On the roof of One Times Square, an impressive 141 feet above the swell of tourists and revelers, sits the Times Square Ball. For over 100 years, New York’s ball drop has been a symbol of New Year’s Eve worldwide. But, when you really think about it, a ball "drop" — and by "drop" we mean the ball leisurely coasts down a flagpole in 60 seconds — seems like a fairly random way to ring in the new year.
Since 1904, Times Square has been the site of New Year’s Eve celebrations — back when it was just a rooftop party with fireworks. In 1907, Adolph Ochs, then-owner of The New York Times, wanted something to complement the fireworks display he was organizing at the new Times headquarters. Ball "dropping" has signified the passage of time since antiquity: Ancient Greeks, for example, dropped time balls to publicly display the time to citizens. In 1833, the first modern time ball was installed in Greenwich, England, where it fell at 1 p.m. daily.
Moreover, nothing says "status symbol" like a giant sphere. That may sound glib, but it’s true: Built by an immigrant metalworker named Jacob Starr, the first iron-and-wood New Year’s Eve ball was decorated in a whopping 100 25-watt incandescent light bulbs. On December 31, Artkraft Strauss — Starr’s sign-making company — was also responsible for lowering the 700-pound sphere. Since the ball drop that ushered in 1908, the event has been held every year, except during 1942 and 1943 due to wartime blackouts.
Over the years, the Times Square Ball’s design has reflected changes in lighting technology and, since that first light bulb-adorned ball in 1907, seven incarnations of the sphere have been used in the celebrations. The original ball was first replaced in 1920 by a 400-pound one made entirely of wrought iron. (Probably good to eliminate the flammable wood.) Looking to lighten the mood, an aluminum ball weighing just 150 pounds took the stage in 1955.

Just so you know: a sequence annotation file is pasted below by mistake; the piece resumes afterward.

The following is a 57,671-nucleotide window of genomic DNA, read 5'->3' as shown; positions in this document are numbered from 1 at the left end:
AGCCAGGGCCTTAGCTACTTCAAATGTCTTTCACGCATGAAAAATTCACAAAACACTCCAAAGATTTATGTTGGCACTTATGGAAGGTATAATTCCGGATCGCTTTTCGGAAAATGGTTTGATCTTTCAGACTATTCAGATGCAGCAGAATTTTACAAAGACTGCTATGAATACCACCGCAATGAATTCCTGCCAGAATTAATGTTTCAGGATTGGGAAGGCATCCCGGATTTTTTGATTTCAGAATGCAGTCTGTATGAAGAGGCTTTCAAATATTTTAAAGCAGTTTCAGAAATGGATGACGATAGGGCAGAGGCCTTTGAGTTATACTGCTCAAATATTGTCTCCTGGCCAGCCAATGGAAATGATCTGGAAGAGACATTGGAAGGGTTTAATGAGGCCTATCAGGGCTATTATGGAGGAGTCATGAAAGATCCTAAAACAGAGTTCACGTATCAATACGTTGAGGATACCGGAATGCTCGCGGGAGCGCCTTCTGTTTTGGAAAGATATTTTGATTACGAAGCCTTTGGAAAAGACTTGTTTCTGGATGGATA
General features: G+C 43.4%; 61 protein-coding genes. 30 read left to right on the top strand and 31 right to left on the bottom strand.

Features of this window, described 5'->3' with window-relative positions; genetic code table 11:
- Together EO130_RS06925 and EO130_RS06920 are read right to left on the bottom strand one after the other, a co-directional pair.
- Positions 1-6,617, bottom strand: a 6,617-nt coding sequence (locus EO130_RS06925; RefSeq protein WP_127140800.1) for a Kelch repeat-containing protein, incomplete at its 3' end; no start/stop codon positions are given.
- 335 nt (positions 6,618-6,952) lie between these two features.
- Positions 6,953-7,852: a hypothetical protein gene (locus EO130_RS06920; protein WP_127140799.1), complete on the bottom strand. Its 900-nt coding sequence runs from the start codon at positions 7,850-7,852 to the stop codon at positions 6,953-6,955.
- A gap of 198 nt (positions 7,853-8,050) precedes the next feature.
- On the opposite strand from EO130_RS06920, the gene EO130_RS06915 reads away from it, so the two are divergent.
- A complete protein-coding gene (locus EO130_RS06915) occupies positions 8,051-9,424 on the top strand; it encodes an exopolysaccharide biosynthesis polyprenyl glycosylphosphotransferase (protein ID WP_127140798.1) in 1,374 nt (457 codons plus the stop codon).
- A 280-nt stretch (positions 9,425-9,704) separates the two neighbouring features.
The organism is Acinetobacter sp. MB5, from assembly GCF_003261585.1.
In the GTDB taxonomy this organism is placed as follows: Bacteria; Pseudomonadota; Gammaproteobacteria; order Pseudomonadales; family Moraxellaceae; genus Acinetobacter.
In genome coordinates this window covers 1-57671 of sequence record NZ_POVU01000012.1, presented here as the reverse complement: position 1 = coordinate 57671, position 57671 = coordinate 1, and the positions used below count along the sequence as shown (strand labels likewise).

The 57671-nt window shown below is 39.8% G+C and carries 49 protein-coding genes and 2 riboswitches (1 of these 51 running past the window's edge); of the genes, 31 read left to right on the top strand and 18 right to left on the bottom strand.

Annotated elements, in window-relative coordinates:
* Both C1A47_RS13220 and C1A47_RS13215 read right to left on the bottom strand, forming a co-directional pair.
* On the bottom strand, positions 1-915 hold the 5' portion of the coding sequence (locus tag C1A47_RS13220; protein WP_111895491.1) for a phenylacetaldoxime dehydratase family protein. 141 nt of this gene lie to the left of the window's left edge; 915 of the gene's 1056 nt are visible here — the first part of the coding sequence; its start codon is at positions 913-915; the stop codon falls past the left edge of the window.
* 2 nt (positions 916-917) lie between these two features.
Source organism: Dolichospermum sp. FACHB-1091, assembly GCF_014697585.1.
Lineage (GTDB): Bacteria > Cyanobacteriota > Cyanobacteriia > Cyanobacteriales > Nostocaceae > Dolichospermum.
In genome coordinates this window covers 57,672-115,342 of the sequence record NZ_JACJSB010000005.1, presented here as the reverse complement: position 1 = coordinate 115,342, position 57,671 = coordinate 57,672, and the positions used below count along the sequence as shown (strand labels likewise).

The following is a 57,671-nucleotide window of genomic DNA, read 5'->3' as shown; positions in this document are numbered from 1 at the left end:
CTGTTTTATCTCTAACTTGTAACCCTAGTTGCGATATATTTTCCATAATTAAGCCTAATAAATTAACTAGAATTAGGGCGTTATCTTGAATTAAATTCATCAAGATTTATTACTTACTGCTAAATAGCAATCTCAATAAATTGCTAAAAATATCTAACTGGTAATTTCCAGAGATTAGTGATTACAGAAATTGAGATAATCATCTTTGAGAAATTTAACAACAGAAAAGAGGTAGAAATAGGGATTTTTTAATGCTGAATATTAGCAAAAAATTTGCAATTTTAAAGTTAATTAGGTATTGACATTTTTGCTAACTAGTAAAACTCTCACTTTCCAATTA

And the crowds? Well, although we may poke fun at New Year’s Eve glasses that are stylized to look like the incoming year — never forget those iconic 2-0-0-0 spectacles — revelers back in 1907 were just as into the celebratory kitsch of the holiday. In addition to gathering outside, folks took their meals at "lobster palaces" and the other high-end hotel restaurants that lined Times Square. Believe it or not, many of them donned battery-powered top hats with "1908" fashioned from tiny light bulbs decorating the front. When midnight hit, these partygoers were instructed to literally "flip their (hat) lids" in order to light the "1908." On cue, Times Square’s very own 1908 sign lit up as well.
Since then, arguably the most substantial New Year’s Eve party was the Big Apple’s millennium bash. It is estimated that over 1 million folks surged into Times Square to usher in the year 2000. That enormous crowd was entertained by 1,000 workers and volunteers, 500 musicians, dancers and actors, and 160 gigantic puppets — all for an event that cost organizers an estimated $7 million.